The other issue that is crucial to how the NCAA may view this scandal is exactly who on the athletic side of the house knew the classes were not being administered or supervised properly? Again, knowing the classes were easy and knowing Debby Crowder facilitated enrollment does not exactly equate to knowing she was assigning grades or forging signatures of staff members. Sylvia Hatchell famously thought Crowder was a professor, yet disgraced faculty member and women's basketball academic adviser Jan Boxill surely knew Crowder was behind the curtain. And if Boxill knew, then it would stand that Mary Willingham knew, given that they were great buddies. (What, you didn't know Boxill and Willingham were BFFs? And that the Wainstein documents showed that Boxill wanted Wayne Walden's job with the men's team when he left, and that Boxill recommended Willingham to replace her with the women if Boxill moved on? If you were counting on Dan Kane, Sara Ganim, or Paul Barrett to connect the dots between Boxill and Willingham, you're still waiting) Surely the NCAA's findings will rely heavily on what Willingham told them...oh, that's right, she refused to meet with them, especially since her benefactor Michael Hausfeld is suing the NCAA. But Walden did talk to investigators, for what it is worth.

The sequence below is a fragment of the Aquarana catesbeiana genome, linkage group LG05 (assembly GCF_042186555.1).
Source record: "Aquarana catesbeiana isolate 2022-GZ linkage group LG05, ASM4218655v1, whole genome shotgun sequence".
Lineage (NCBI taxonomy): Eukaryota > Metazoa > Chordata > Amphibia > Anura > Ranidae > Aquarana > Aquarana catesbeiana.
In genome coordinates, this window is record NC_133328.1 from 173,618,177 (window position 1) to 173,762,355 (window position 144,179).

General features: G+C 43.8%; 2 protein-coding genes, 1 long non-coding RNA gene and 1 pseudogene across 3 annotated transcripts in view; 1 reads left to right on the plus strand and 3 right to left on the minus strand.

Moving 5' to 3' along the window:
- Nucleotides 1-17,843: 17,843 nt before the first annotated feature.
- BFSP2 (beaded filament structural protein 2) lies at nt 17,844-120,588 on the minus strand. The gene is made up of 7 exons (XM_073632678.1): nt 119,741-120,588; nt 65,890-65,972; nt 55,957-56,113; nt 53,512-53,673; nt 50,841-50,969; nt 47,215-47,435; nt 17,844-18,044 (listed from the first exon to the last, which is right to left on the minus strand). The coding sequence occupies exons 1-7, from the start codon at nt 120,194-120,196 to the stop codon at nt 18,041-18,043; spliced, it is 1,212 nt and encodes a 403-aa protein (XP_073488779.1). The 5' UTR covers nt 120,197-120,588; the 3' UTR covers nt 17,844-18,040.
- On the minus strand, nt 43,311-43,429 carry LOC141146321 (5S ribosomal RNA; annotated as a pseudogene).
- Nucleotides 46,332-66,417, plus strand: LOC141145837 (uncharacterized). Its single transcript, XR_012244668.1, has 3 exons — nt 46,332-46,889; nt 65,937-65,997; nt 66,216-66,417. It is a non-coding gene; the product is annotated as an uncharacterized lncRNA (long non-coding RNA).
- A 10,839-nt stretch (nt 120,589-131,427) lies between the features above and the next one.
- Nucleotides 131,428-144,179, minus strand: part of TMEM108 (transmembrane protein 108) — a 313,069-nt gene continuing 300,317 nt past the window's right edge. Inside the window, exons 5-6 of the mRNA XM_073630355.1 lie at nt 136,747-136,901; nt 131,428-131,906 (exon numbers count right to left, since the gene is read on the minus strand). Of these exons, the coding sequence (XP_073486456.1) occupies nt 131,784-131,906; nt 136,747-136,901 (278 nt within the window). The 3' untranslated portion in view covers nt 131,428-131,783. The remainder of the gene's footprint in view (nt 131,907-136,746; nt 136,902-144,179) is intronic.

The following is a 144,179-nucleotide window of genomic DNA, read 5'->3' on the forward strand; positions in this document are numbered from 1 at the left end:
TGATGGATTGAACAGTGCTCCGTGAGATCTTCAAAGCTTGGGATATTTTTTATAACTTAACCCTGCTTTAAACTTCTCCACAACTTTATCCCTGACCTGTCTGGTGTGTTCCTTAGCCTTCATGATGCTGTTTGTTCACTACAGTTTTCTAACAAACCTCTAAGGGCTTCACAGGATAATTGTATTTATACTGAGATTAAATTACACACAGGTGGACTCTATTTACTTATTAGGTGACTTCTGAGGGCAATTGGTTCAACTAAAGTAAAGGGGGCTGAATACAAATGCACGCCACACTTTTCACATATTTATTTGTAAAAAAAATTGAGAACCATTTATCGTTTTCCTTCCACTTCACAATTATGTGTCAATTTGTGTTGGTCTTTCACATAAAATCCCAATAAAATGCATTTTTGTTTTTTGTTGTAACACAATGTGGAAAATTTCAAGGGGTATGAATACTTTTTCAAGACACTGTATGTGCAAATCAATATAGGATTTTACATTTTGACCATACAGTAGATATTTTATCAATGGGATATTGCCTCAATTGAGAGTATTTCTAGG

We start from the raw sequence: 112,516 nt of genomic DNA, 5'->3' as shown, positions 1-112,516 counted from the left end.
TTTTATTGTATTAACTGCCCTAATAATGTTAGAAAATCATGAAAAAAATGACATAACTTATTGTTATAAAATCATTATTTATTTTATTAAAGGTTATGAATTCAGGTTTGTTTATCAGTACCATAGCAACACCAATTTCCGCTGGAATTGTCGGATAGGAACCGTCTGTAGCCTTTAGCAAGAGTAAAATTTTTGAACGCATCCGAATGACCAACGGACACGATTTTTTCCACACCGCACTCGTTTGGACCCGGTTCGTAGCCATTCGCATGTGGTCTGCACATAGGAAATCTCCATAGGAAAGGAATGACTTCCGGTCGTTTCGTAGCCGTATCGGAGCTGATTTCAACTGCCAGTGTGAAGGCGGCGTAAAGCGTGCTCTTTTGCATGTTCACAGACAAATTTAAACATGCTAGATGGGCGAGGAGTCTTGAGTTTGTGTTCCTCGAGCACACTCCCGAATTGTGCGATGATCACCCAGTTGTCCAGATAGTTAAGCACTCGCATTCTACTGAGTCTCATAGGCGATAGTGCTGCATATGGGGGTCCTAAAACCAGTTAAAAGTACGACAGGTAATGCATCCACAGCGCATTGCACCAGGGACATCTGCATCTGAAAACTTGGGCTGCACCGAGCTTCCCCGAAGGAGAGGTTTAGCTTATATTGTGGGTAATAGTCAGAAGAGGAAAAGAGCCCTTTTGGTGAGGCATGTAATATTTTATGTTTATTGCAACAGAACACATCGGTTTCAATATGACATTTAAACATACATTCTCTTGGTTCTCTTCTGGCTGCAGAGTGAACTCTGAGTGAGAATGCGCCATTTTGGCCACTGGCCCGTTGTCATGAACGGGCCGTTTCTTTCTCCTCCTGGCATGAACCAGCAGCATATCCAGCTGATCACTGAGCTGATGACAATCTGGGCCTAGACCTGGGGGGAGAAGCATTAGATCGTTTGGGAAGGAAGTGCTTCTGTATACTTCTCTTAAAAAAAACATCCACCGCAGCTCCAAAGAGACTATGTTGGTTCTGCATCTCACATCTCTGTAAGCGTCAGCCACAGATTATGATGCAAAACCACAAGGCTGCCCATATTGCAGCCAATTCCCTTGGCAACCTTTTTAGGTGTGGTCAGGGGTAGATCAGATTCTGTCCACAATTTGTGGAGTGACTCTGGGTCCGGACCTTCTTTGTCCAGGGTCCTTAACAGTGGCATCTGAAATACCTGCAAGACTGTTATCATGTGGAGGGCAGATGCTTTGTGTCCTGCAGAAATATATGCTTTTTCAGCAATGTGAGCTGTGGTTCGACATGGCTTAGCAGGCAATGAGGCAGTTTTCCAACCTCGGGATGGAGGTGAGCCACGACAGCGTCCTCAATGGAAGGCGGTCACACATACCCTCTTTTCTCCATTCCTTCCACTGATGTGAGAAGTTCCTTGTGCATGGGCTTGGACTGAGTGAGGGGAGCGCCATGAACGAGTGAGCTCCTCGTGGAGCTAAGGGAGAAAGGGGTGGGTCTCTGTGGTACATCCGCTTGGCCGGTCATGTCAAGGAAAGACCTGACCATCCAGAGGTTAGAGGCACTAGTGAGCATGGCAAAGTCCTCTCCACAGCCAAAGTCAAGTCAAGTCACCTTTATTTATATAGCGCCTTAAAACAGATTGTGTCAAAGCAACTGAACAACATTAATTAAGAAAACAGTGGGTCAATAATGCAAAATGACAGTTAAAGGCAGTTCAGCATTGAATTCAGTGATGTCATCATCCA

Don't mistake any of this as rationalizing or excusing what happened. It is an embarrassment to the University, its alumni, students, and faculty, and to its athletic program. It was wrong and it short-changed potentially thousands of students, both athletes and non-athletes. There were many students who abused this system and who unfairly benefited from it. There were also likely many students who completed the assignment as directed, did so without plagiarism, and expected it would be graded competently. Even Michael McAdoo, whose plagiarism was the tugged thread that helped unravel this whole thing, was actually trying to complete the given assignment.
Yet, in spite of this gross breach of academic integrity, all this may not fit neatly into a category of NCAA violation. The notice of allegations is the equivalent of an indictment; we will soon know exactly what rules the NCAA is charging UNC with violating. Lack of institutional control is a given, even if it doesn't fit the traditional definition. It is the most serious charge that can be leveled and there is no way that club stays in the bag. But beyond that, who knows. The NCAA has already been setting the table (spurred on by pending litigation) that it cannot monitor the quality of courses at an institution. So all that leaves is academic fraud and improper benefits, meaning once again, it comes down to the chicken or the egg argument. And this time around, the NCAA's opinion of chicken or egg is the only one that matters.